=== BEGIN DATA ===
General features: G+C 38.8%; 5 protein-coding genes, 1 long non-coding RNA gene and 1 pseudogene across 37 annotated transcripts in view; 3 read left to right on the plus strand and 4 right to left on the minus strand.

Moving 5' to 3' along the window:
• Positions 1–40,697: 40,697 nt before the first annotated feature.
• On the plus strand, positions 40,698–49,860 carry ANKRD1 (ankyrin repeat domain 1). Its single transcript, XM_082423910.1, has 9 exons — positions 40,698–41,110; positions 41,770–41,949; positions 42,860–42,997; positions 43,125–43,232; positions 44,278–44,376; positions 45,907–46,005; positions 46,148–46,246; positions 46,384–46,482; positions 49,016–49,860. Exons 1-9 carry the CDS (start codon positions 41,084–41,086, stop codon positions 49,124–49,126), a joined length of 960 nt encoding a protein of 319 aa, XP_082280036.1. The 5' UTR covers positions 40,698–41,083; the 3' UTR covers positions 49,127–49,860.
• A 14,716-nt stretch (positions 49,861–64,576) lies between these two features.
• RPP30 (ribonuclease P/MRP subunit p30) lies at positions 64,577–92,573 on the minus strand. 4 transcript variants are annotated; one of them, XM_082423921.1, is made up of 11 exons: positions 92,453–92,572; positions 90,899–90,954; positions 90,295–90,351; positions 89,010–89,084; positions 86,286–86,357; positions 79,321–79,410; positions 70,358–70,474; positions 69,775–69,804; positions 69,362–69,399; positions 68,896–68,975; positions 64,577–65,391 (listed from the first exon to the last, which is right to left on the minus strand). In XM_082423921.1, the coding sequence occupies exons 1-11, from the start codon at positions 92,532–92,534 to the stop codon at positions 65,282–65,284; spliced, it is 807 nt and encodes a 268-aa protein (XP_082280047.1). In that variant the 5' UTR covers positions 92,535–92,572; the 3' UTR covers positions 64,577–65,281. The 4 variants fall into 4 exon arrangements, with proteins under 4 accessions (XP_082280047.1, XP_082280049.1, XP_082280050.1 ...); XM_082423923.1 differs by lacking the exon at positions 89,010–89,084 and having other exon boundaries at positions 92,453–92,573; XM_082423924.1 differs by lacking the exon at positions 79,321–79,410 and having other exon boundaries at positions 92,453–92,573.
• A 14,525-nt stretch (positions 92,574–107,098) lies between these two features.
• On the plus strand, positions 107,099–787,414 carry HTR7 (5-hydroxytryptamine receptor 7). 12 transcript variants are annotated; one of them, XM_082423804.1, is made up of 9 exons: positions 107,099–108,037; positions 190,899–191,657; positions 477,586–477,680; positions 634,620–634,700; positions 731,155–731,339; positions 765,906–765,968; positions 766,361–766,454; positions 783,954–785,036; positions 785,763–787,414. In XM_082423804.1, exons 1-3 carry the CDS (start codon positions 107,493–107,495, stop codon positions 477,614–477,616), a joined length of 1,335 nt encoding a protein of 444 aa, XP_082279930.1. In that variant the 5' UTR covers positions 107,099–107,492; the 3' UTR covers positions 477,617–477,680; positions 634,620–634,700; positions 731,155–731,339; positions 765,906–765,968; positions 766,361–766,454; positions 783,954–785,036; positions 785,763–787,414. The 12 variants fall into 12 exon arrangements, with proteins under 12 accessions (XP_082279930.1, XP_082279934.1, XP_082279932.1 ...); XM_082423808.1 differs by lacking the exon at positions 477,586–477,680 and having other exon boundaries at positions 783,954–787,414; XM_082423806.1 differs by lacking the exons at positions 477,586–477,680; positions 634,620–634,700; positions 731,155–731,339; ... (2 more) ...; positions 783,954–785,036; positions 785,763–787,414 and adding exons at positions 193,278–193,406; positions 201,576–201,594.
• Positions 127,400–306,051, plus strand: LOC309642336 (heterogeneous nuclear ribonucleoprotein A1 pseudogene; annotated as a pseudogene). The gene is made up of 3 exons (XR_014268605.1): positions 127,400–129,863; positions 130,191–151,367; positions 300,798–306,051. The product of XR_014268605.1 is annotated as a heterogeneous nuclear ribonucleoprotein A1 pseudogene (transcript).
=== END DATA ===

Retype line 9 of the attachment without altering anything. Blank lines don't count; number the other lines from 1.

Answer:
• Positions 127,400–306,051, plus strand: LOC309642336 (heterogeneous nuclear ribonucleoprotein A1 pseudogene; annotated as a pseudogene). The gene is made up of 3 exons (XR_014268605.1): positions 127,400–129,863; positions 130,191–151,367; positions 300,798–306,051. The product of XR_014268605.1 is annotated as a heterogeneous nuclear ribonucleoprotein A1 pseudogene (transcript).